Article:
"Does the fact that one of the soldiers admitted his role have any bearing on your judgement of the truth of this story?"

If you have time, read this article on false confessions: http://www.psychologytoday.com/articles/PTO-20030430-000002.html

"What the heck is a moonbat?"

There are various definitions. However, I would classify anyone whose kneejerk reaction is to condemn our troops first as a moonbat.

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KansasPerson 7 years, 9 months ago

I have questions for Arminius.

1) What's wrong with a nauseated reaction to a story about a woman getting raped, then she and her family members (one of whom was a child) being killed, and then the woman's body being burned to cover it up?

2) Does the fact that one of the soldiers admitted his role have any bearing on your judgement of the truth of this story?

3) What the heck is a moonbat?

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swbsow 7 years, 9 months ago

Apparently, you might try reading the posts as well, Arminius.

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Arminius 7 years, 9 months ago

swbsow:

There's that reading comprehension problem again. Try reading the article.

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swbsow 7 years, 9 months ago

Nevermind. It states that the rape/slaying took place in March. Is it possible that the person who revealed this meant guilt because they thought the soldiers mutilation was in retribution for the rape/slaying?

I don't know whether these soldiers are guilty or innocent, Arminius, but it was one of their own who brought it up. This says something to me.

U.S. officials thought the rape/slayings were by other insurgents.

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swbsow 7 years, 9 months ago

Did the rape/slaying occur before or after the mutiliations? It just says that the rape/slaying info was revealed on 6/22 after the soldiers were mutiliated.

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Godot 7 years, 9 months ago

We need to exit occupation of NYC, Chicago, LA, Kansas City, Houston, Atlanta, Las Vegas and many more US cities, because there are allegations of this kind of behavior every day in these cities.

We export what we grow,or, to phrase it in a more familiary language (to some)

we reap what we sow

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moderator 7 years, 9 months ago

The requirements for military enlistment have been sliding ever since the "war" began. They are having trouble filling their recruiting goals and are taking anyone they can get. The military is also knowingly placing mentally ill soldiers on the frontlines instead of getting them treatment. These actions lead to the past confirmed attrocities and the ones OUR soldiers are now charged with.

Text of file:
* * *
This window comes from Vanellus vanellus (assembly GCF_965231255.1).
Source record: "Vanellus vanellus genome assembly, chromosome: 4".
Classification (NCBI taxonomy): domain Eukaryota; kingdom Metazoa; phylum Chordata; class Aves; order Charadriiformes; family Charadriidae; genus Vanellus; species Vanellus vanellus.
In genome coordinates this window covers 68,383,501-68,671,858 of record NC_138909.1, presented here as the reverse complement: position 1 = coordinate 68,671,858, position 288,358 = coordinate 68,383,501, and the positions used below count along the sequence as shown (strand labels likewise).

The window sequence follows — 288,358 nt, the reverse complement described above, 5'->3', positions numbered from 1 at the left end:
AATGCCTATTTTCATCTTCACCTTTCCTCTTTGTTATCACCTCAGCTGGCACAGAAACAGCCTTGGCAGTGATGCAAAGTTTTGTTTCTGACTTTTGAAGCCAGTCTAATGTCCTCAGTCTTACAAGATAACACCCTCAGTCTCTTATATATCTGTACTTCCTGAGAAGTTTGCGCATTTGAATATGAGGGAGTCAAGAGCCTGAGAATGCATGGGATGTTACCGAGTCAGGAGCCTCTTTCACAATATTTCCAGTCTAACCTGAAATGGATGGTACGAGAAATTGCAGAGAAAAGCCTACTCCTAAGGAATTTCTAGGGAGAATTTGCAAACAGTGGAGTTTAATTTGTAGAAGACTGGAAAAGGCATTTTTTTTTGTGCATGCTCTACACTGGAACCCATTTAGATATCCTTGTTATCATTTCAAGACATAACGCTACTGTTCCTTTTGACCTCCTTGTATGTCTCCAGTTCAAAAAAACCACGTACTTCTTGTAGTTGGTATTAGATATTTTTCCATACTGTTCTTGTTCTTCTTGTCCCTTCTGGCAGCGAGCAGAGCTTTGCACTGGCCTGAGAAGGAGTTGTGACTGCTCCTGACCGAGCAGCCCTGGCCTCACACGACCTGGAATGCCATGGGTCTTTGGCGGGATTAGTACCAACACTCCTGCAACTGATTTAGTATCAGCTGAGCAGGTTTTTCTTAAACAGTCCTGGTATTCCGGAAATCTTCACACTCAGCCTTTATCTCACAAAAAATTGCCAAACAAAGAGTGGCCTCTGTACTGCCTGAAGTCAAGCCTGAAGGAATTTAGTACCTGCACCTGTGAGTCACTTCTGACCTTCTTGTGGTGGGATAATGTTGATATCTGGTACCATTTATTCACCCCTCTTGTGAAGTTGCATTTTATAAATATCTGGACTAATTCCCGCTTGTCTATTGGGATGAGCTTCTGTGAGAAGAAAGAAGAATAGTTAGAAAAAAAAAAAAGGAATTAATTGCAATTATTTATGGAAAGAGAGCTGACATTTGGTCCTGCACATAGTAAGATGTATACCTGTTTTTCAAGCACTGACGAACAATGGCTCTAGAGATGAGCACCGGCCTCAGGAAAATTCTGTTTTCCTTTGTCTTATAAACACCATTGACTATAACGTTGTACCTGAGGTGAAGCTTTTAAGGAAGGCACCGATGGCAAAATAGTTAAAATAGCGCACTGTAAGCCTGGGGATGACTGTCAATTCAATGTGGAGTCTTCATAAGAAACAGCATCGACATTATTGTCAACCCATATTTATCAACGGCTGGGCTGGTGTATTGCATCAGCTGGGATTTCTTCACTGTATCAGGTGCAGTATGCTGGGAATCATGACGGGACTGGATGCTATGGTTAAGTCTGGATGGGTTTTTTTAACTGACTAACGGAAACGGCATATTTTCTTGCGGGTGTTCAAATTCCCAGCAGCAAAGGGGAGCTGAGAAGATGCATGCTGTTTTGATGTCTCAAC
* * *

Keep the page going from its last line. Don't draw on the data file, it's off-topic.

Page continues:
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Arminius 7 years, 9 months ago

It's amazing how quickly you moonbats dispense with the presumption of innocence. How about we first have an investigation and trial, and then, if they're found guilty, convictions?

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KansasPerson 7 years, 9 months ago

I agree, Meggers, on both counts.

My first thought was, "What kind of morally bankrupt S.O.B.s are they letting into the armed services these days?"

It later occurred to me that someone might come back with the argument that the men aren't ordinarily like this, that they were just under the stress of battle, fighting insurgents, not knowing where the next IED was coming from... but I would have say a big pre-emptive NONSENSE to that argument. (Not that anyone is making it yet, but the day is young.)

This story makes me sick, sick, sick.

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meggers 7 years, 9 months ago

Ok, I'll say it. It sounds like the murder and mutilation of the two US soldiers might very well have been retribution for this incident.

"The official said the mutilation of the slain soldiers stirred feelings of guilt and led at least one member of the platoon to reveal the rape-slaying on June 22."

I have a feeling that statement would probably be more accurate if one were to substitute "fear" for "guilt".

I strongly oppose the Iraq war, but I do support our troops and I believe that most of them are honorable and principled. Having said that, what in God's name (literally) is going on over there?